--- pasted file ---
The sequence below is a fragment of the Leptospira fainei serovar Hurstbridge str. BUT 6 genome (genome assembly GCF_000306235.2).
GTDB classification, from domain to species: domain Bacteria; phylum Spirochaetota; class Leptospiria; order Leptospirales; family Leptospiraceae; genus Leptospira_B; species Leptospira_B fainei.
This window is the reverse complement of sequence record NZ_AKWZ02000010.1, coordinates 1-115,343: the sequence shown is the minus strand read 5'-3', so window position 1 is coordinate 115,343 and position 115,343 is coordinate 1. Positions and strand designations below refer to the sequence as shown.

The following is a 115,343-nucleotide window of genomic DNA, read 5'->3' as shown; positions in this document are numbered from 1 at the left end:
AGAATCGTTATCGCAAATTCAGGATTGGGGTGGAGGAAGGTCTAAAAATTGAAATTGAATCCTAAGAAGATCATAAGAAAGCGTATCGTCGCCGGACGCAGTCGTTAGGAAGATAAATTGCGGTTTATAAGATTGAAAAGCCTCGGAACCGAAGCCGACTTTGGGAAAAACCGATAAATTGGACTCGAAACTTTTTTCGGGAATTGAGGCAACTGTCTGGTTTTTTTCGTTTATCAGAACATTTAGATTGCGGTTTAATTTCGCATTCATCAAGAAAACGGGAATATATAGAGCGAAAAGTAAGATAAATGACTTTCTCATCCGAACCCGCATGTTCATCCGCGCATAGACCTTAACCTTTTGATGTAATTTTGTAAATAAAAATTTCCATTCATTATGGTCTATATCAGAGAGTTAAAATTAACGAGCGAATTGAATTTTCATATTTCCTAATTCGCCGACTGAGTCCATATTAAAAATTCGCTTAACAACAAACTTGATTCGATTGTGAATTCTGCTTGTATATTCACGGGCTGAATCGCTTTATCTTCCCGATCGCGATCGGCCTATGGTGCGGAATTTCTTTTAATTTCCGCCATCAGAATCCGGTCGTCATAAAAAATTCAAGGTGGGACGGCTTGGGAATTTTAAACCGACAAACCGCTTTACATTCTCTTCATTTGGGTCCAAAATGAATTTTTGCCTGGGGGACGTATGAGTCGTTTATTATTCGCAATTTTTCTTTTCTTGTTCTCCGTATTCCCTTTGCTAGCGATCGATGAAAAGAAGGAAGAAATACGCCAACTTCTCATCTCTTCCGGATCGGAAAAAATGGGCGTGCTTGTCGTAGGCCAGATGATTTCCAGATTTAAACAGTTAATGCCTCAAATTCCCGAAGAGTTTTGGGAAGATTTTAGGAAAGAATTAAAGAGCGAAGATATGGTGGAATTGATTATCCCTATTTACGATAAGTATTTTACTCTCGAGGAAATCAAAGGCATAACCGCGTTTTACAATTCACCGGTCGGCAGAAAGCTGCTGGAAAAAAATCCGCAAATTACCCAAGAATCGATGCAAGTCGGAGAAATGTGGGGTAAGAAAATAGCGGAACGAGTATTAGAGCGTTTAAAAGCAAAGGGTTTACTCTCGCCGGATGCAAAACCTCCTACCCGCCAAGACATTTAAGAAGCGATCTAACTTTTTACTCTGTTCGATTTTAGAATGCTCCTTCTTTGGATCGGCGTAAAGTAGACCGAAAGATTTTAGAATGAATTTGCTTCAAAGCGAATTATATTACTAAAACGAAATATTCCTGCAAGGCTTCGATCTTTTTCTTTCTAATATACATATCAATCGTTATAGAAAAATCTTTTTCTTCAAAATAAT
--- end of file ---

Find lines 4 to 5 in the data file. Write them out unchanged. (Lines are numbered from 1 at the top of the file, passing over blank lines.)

The following is a 115,343-nucleotide window of genomic DNA, read 5'->3' as shown; positions in this document are numbered from 1 at the left end:
AGAATCGTTATCGCAAATTCAGGATTGGGGTGGAGGAAGGTCTAAAAATTGAAATTGAATCCTAAGAAGATCATAAGAAAGCGTATCGTCGCCGGACGCAGTCGTTAGGAAGATAAATTGCGGTTTATAAGATTGAAAAGCCTCGGAACCGAAGCCGACTTTGGGAAAAACCGATAAATTGGACTCGAAACTTTTTTCGGGAATTGAGGCAACTGTCTGGTTTTTTTCGTTTATCAGAACATTTAGATTGCGGTTTAATTTCGCATTCATCAAGAAAACGGGAATATATAGAGCGAAAAGTAAGATAAATGACTTTCTCATCCGAACCCGCATGTTCATCCGCGCATAGACCTTAACCTTTTGATGTAATTTTGTAAATAAAAATTTCCATTCATTATGGTCTATATCAGAGAGTTAAAATTAACGAGCGAATTGAATTTTCATATTTCCTAATTCGCCGACTGAGTCCATATTAAAAATTCGCTTAACAACAAACTTGATTCGATTGTGAATTCTGCTTGTATATTCACGGGCTGAATCGCTTTATCTTCCCGATCGCGATCGGCCTATGGTGCGGAATTTCTTTTAATTTCCGCCATCAGAATCCGGTCGTCATAAAAAATTCAAGGTGGGACGGCTTGGGAATTTTAAACCGACAAACCGCTTTACATTCTCTTCATTTGGGTCCAAAATGAATTTTTGCCTGGGGGACGTATGAGTCGTTTATTATTCGCAATTTTTCTTTTCTTGTTCTCCGTATTCCCTTTGCTAGCGATCGATGAAAAGAAGGAAGAAATACGCCAACTTCTCATCTCTTCCGGATCGGAAAAAATGGGCGTGCTTGTCGTAGGCCAGATGATTTCCAGATTTAAACAGTTAATGCCTCAAATTCCCGAAGAGTTTTGGGAAGATTTTAGGAAAGAATTAAAGAGCGAAGATATGGTGGAATTGATTATCCCTATTTACGATAAGTATTTTACTCTCGAGGAAATCAAAGGCATAACCGCGTTTTACAATTCACCGGTCGGCAGAAAGCTGCTGGAAAAAAATCCGCAAATTACCCAAGAATCGATGCAAGTCGGAGAAATGTGGGGTAAGAAAATAGCGGAACGAGTATTAGAGCGTTTAAAAGCAAAGGGTTTACTCTCGCCGGATGCAAAACCTCCTACCCGCCAAGACATTTAAGAAGCGATCTAACTTTTTACTCTGTTCGATTTTAGAATGCTCCTTCTTTGGATCGGCGTAAAGTAGACCGAAAGATTTTAGAATGAATTTGCTTCAAAGCGAATTATATTACTAAAACGAAATATTCCTGCAAGGCTTCGATCTTTTTCTTTCTAATATACATATCAATCGTTATAGAAAAATCTTTTTCTTCAAAATAAT